The question never resolved at Nuremberg was how far Speer’s intimacy with Hitler drew him into the racism and human exploitation practised by the regime. In his memoirs he denied that he was ever involved in anti-semitism or the slave-labour programme. At first Sereny didn’t mention any of these things to Speer, which he found unnerving, but she wanted to break down his defences before launching the attack. When after three weeks the subject finally came up, Speer had had time to prepare. Instead of giving a straight answer, Speer showed her an affidavit he had written for the South African Board of Deputies. In it he claimed that he shared collective responsibility, but that his personal fault was to ‘turn away’ from the fate of the Jews, not to participate in it.
Thousands turned away. This was a disingenuous answer at best. Speer was a Hitler crony. Anti-semitism was all around. He was involved in rehousing bomb victims in flats forcibly cleared of Jews. He knew Jews were moving east. He visited places where Himmler’s murderous regime of forced labour was in operation. No doubt he did turn away from the reality staring him in the face, and he continued to distance himself from the crimes with a fierce, almost obsessive determination for the rest of his life. Too much was at stake for Speer, both before 1945 and after, to own up. This was the heart of his moral crisis, the thing that ‘tormented him every day’. I agree with Sereny that he knew a great deal more than he said either to her or to others who won his confidence. I am not sure that he ever won his battle with truth. He was honest about so much else, but honesty here would have ended his new post-Spandau career as the Nazi who pleaded guilty. His readers would never have accepted complicity in genocide, even at one remove.
Sereny has a great deal to say about the 15 years between Speer’s release from Spandau and his death. A sad, closed figure, he missed being in prison. He found the reunion with his family impossible to take. When he met his wife outside the gates they shook hands. He had nothing to say to his children. His friends fell away, either dispirited by his endless mea culpas, or infuriated by his hostility to the leader he had once idolised, and whom many of them still did. He became a ruthless self-publicist, utterly absorbed in the past. Speer’s Third Reich lasted not 12 years but nearly fifty. He found consolation in religion; and in the Spandau diaries claimed that there was only one valid loyalty: ‘towards morality’. Pious and inhibited, he was a difficult man to get to know, let alone to like.
Has Sereny found the key to this strange man? When she asked him to his face how he could explain the paradox of a moral man who chose to extinguish morality, his answer was characteristic and infuriating: ‘it is a mystery.’ It isn’t even clear from this long account that Speer wasn’t in fact manipulating Sereny, retelling the story in such a way as to improve his case, changing the detail, embellishing, withdrawing. Speer’s testimony is suspect on all kinds of grounds. Sereny herself found endless examples of misrepresentation, distortion and massaging of the record. ‘Economical with the truth’ might have been coined for Speer. Because Sereny came to like him, this is not a book for the prosecution. Even from beyond the grave Speer has been able to keep the mystery alive.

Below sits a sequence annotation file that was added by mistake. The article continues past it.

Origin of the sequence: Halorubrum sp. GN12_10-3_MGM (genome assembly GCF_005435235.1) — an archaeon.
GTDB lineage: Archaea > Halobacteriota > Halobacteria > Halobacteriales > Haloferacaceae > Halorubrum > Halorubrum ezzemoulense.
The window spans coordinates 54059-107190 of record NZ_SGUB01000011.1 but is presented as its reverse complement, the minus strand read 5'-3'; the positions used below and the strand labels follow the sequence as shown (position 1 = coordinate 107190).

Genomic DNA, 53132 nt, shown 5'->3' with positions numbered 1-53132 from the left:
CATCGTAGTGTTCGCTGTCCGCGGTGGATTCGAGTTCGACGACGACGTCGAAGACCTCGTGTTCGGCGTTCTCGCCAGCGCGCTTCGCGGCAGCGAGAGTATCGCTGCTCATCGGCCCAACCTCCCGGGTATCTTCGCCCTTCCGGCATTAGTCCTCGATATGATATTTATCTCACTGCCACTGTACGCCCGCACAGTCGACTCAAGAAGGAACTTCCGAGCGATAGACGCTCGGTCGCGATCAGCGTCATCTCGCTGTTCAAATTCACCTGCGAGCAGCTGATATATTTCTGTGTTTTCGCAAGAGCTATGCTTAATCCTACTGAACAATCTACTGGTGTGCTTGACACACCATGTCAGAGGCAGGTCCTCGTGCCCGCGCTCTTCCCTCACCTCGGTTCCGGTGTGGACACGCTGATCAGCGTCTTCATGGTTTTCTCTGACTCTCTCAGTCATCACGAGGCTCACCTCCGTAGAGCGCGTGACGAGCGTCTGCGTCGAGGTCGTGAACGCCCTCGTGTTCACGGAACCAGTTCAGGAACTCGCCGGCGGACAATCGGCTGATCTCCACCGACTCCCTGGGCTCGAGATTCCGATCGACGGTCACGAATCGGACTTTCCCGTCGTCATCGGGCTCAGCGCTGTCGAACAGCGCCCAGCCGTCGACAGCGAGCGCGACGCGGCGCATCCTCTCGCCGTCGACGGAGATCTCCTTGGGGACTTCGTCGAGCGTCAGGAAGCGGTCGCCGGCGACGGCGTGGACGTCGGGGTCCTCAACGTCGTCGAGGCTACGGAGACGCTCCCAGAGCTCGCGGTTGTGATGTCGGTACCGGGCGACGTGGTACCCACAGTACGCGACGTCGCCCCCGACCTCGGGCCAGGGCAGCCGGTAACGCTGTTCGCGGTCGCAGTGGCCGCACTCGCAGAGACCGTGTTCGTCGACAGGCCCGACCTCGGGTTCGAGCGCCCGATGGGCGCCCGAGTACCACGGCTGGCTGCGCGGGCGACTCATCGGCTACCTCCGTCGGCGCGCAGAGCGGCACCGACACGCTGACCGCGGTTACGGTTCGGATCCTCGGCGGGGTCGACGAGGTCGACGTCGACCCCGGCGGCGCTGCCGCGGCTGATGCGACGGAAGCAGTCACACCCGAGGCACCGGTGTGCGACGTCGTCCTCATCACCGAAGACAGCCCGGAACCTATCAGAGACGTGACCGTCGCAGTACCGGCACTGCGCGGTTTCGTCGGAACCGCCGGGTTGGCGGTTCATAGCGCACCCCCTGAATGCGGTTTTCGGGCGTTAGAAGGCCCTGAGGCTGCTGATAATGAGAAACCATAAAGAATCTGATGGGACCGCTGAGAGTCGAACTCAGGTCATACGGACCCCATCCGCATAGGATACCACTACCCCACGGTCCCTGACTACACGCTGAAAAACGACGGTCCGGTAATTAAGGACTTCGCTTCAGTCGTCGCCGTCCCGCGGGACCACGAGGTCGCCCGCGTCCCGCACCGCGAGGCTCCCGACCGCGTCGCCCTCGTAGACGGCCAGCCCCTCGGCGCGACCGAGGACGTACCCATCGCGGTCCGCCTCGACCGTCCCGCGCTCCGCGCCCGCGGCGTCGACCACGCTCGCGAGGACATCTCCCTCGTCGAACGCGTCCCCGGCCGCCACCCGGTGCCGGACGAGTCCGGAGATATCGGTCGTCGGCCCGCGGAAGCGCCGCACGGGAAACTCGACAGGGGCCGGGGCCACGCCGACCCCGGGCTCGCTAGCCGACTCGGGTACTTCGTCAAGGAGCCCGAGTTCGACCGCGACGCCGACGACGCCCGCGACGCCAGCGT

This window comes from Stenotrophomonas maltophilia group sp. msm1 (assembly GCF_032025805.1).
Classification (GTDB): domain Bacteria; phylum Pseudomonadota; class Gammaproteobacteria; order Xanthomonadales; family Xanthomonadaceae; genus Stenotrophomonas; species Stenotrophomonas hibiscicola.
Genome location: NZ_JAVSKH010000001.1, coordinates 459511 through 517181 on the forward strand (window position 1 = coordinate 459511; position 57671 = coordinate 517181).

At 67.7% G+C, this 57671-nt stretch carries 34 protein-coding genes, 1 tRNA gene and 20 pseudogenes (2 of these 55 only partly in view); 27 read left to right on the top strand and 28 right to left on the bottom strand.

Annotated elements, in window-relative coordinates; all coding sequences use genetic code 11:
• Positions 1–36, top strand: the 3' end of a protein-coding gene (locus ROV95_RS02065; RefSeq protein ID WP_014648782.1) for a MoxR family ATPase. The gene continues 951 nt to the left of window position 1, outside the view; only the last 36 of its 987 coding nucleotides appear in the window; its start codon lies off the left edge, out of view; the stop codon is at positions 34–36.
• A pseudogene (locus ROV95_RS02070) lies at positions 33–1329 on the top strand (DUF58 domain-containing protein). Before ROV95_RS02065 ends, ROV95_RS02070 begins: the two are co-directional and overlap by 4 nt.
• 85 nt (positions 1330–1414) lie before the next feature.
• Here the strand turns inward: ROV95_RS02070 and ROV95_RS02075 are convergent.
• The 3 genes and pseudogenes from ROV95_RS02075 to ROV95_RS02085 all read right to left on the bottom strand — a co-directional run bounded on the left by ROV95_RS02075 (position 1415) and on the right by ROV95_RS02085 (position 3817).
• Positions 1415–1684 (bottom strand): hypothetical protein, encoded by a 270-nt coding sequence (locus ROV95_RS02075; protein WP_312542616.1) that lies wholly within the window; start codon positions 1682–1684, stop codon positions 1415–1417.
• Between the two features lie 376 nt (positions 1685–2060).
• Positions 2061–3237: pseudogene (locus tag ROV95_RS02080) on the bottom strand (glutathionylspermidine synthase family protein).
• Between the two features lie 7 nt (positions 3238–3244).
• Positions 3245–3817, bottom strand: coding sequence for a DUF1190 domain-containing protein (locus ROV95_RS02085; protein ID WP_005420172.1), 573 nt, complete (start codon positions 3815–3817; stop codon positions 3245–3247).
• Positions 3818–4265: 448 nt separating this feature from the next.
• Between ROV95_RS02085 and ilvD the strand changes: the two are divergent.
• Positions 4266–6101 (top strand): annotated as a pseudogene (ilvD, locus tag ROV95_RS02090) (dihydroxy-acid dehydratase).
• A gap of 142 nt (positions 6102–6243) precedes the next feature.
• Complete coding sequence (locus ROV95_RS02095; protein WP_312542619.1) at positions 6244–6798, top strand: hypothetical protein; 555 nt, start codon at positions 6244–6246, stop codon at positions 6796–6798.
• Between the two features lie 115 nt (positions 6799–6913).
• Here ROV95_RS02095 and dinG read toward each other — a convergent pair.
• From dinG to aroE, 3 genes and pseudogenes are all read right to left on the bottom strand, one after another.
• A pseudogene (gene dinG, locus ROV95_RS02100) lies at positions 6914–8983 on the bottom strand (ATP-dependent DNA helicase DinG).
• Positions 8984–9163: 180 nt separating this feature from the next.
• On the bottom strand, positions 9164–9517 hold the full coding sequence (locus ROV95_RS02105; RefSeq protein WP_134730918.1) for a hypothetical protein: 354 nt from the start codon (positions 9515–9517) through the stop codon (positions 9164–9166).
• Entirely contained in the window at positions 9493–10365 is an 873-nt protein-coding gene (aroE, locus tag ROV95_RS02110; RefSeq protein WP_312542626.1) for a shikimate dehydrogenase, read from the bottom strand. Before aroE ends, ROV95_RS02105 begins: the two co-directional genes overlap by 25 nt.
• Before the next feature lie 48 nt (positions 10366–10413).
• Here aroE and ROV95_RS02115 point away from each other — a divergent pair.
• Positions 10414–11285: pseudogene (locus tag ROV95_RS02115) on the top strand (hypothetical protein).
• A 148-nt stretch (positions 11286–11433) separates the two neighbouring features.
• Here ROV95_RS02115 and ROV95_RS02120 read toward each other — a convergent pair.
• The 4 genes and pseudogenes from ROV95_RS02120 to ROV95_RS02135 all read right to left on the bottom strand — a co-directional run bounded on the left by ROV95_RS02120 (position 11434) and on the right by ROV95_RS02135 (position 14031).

I came to Sereny’s book after twenty years working on the German war economy. I was not a priori sympathetic to Speer but I was ready to be persuaded of the case for and I haven’t been. I find Speer from his own testimony cold, irascible, manipulative, ambitious, self-absorbed to an unusual degree – and instinctively difficult to believe. The moral torment was real enough, but Speer seems to have sought approval rather than cope with guilt. When a German rabbi wrote to him saying that he should stop torturing himself over the fate of the Jews it was, he confessed, as if a great weight had been lifted. He found approval again, late in life, in an episode that does him no credit. He began the most improbable love affair with a woman in her thirties who believed what he said and approved uncritically of his moral stance. His lonely wife, to whom he had had nothing to say since leaving prison, was compelled to endure one final humiliation. His lover gave him permission to have made mistakes; his wife knew of, and shared, his guilt.
It was during this last period of his life that Sereny got a most revealing telephone call from Speer. Obviously tipsy, he simply said that he had not done badly: ‘After all, I was Hitler’s architect; I was his Minister of Armaments and Production; I did serve twenty years in Spandau and coming out, did make another good career. Not bad after all, was it?’ The truth that Speer wrestled with was simply that he was proud of what he had done, not ashamed; he was ambitious, not humble; the real Speer, if that is what it was, still lacked that developed sense of moral discrimination whose absence allowed Hitler to exploit him in the first place. On balance Sereny’s Speer is not quite the sympathetic character she went in search of. Hitler was, perhaps, a better judge of personality than we might allow.